Dodds maintains that while Uptown is more of a college town environment geared to undergraduates, the Upper Chester project will be targeted to graduates and professionals. Fending off concerns that the project will feel isolated, Dodds says that it will be built as an open, pedestrian-friendly environment adjacent to CWRU's performing arts center at Temple Tifereth Israel. The project will also be located across the street from the Cleveland Clinic's new medical school.

Financing the project was difficult. There were no tax credits or public subsidy funds available. The developer did receive a 15-year, 100-percent tax abatement from the city. Finch is using conventional financing and equity to fund the project.

Dodds expects to get around $2 per square foot for the apartments, just under the rents that Uptown is commanding. "We're convinced this project will make money."

If all goes well, the next phase of the project could start in early 2016, setting up a completion date of mid 2017 -- just in time for a new crop of medical residents.


Source: Mark Dodds
Writer: Lee Chilcote

opportunity corridor could be missed opportunity without better planning, advocates say

Opponents and proponents of the Opportunity Corridor, a 3.5-mile planned roadway that would connect I-490 with University Circle, don’t agree on much. Opponents say that the road is a glorified highway that will encourage drivers to bypass east side neighborhoods without providing much local community benefit. Proponents say the roadway will connect low-income communities with transportation networks and jobs while spurring new development.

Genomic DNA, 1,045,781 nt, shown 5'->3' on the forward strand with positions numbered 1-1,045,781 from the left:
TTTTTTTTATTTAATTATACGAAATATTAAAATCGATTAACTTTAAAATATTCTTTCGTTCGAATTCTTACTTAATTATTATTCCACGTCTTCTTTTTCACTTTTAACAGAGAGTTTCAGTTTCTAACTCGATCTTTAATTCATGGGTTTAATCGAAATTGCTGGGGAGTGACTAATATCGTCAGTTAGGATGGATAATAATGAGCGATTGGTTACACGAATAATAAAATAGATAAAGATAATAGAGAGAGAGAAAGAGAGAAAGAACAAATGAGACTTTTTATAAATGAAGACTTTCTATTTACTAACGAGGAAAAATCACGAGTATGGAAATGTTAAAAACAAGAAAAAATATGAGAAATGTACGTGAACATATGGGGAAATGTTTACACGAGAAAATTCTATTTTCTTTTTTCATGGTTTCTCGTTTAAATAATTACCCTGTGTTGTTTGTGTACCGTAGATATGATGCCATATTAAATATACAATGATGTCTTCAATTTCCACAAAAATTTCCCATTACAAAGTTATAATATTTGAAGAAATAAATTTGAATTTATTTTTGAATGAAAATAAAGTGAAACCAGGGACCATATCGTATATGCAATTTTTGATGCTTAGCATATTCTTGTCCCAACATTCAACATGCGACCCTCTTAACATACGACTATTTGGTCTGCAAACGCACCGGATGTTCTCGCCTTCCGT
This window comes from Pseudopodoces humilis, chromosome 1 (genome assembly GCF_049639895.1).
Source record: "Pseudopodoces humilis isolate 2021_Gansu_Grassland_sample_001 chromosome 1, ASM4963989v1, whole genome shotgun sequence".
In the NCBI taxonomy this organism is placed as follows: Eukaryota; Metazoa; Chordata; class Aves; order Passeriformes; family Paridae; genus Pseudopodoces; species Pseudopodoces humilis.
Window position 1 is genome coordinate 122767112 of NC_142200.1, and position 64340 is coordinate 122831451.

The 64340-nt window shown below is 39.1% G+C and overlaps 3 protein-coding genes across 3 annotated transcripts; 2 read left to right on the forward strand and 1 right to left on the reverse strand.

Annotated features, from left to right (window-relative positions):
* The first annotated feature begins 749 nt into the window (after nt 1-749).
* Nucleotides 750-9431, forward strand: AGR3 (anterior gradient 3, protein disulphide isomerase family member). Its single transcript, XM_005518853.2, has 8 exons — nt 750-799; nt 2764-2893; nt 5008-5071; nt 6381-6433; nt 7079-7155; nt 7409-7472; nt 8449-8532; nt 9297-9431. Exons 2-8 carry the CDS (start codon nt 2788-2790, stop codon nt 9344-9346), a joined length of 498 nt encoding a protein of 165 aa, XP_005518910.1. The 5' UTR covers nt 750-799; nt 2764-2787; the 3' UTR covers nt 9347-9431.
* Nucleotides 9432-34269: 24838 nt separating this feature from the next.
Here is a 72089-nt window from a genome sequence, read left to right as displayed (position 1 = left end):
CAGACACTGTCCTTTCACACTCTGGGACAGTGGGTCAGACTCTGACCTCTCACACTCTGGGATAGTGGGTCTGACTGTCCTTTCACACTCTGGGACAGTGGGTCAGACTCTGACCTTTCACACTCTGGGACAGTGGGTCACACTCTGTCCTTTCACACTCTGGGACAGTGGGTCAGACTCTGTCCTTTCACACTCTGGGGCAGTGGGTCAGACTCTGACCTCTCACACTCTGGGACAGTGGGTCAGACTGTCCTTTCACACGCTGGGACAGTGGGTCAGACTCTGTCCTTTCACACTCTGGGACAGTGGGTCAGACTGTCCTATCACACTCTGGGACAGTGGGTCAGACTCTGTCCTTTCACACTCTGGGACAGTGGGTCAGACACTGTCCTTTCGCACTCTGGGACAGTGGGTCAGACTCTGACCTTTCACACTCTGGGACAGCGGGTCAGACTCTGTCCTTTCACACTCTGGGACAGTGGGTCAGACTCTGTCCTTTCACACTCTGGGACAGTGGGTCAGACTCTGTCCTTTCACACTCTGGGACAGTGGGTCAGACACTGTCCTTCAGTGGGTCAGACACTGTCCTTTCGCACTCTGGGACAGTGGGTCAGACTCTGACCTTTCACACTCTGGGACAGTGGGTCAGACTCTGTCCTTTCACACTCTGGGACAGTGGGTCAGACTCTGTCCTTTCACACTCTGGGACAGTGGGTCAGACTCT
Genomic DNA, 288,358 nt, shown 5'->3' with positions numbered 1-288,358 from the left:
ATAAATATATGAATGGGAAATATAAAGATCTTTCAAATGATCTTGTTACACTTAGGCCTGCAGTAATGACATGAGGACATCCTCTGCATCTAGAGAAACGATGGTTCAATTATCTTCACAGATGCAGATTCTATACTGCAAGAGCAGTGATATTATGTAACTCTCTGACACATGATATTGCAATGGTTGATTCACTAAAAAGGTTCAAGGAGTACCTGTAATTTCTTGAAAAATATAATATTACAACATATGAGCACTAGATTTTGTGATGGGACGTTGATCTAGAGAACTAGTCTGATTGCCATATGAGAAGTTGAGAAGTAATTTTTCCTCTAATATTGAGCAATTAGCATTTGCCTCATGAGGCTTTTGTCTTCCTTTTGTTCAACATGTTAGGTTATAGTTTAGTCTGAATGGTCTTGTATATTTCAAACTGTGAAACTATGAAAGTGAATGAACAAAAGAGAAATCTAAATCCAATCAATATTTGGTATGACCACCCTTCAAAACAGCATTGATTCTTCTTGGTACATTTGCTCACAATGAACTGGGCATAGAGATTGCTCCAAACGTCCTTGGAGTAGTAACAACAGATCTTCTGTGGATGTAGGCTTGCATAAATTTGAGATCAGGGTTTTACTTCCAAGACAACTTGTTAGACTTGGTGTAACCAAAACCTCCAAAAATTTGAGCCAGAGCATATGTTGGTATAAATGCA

“We think this is an example of outdated planning,” said Angie Schmitt of Clevelanders for Transportation Equity at a forum on the Opportunity Corridor, held at the Cleveland Museum of Art. “For decades, we’ve built a highway system and been told that prosperity would follow. A lot of times, this has been way oversold.”

Schmitt believes that the Opportunity Corridor could “entrench auto-dependency” and hurt neighborhoods, and says younger workers want pedestrian-friendly development.

Yet Vicki Eaton-Johnson of Fairfax Renaissance Development Corporation says that the Opportunity Corridor is a true opportunity if done right. “Our neighborhood has planned with anticipation of this roadway for 10 years,” she said, pointing to the proposed New Economy Neighborhood on E. 105th Street as a benefit.

“Fairfax’s responsibility is to leverage what happens for community benefit,” she added, arguing that the medical and technology businesses that the Opportunity Corridor is expected to attract will provide some jobs to community residents. 

However, there is increased consensus that the Opportunity Corridor must be better designed or it will be a missed opportunity. Panelists said it should be a truly multi-modal roadway that not only maximizes development opportunities, but also works for cyclists and pedestrians while making the area more attractive and vibrant.

“I am a proponent of getting this right, and we need to create complete neighborhoods and complete streets,” said Chris Ronayne, President of University Circle Incorporated.